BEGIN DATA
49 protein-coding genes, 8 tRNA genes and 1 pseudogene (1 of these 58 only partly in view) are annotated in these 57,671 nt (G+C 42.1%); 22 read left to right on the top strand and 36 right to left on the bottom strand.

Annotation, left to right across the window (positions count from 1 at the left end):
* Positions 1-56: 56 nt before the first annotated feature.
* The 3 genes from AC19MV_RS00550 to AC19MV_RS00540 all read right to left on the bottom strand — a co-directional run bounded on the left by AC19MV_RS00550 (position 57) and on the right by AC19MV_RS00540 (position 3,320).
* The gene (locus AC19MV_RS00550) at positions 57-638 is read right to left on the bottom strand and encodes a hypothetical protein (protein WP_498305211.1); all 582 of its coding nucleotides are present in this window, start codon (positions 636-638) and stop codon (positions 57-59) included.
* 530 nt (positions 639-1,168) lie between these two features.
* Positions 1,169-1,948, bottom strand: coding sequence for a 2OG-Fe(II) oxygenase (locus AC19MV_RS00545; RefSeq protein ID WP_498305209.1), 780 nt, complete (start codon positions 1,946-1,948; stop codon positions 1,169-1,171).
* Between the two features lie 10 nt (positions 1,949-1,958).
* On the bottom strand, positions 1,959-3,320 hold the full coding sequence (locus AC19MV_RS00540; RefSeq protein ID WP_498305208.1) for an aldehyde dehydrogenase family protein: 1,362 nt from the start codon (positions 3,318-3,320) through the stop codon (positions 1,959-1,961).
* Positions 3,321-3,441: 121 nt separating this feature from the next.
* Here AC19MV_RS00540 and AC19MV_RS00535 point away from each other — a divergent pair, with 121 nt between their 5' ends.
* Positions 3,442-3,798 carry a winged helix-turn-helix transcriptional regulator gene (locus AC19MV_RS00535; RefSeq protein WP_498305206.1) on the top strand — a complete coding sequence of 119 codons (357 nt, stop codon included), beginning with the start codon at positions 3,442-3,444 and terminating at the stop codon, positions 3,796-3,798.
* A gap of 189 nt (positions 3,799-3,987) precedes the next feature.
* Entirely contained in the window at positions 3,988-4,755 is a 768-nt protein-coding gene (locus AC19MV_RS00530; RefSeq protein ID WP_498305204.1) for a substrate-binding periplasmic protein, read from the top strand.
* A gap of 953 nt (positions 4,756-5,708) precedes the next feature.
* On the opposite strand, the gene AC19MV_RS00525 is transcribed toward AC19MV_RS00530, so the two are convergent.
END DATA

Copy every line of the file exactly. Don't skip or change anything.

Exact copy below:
49 protein-coding genes, 8 tRNA genes and 1 pseudogene (1 of these 58 only partly in view) are annotated in these 57,671 nt (G+C 42.1%); 22 read left to right on the top strand and 36 right to left on the bottom strand.

Annotation, left to right across the window (positions count from 1 at the left end):
* Positions 1-56: 56 nt before the first annotated feature.
* The 3 genes from AC19MV_RS00550 to AC19MV_RS00540 all read right to left on the bottom strand — a co-directional run bounded on the left by AC19MV_RS00550 (position 57) and on the right by AC19MV_RS00540 (position 3,320).
* The gene (locus AC19MV_RS00550) at positions 57-638 is read right to left on the bottom strand and encodes a hypothetical protein (protein WP_498305211.1); all 582 of its coding nucleotides are present in this window, start codon (positions 636-638) and stop codon (positions 57-59) included.
* 530 nt (positions 639-1,168) lie between these two features.
* Positions 1,169-1,948, bottom strand: coding sequence for a 2OG-Fe(II) oxygenase (locus AC19MV_RS00545; RefSeq protein ID WP_498305209.1), 780 nt, complete (start codon positions 1,946-1,948; stop codon positions 1,169-1,171).
* Between the two features lie 10 nt (positions 1,949-1,958).
* On the bottom strand, positions 1,959-3,320 hold the full coding sequence (locus AC19MV_RS00540; RefSeq protein ID WP_498305208.1) for an aldehyde dehydrogenase family protein: 1,362 nt from the start codon (positions 3,318-3,320) through the stop codon (positions 1,959-1,961).
* Positions 3,321-3,441: 121 nt separating this feature from the next.
* Here AC19MV_RS00540 and AC19MV_RS00535 point away from each other — a divergent pair, with 121 nt between their 5' ends.
* Positions 3,442-3,798 carry a winged helix-turn-helix transcriptional regulator gene (locus AC19MV_RS00535; RefSeq protein WP_498305206.1) on the top strand — a complete coding sequence of 119 codons (357 nt, stop codon included), beginning with the start codon at positions 3,442-3,444 and terminating at the stop codon, positions 3,796-3,798.
* A gap of 189 nt (positions 3,799-3,987) precedes the next feature.
* Entirely contained in the window at positions 3,988-4,755 is a 768-nt protein-coding gene (locus AC19MV_RS00530; RefSeq protein ID WP_498305204.1) for a substrate-binding periplasmic protein, read from the top strand.
* A gap of 953 nt (positions 4,756-5,708) precedes the next feature.
* On the opposite strand, the gene AC19MV_RS00525 is transcribed toward AC19MV_RS00530, so the two are convergent.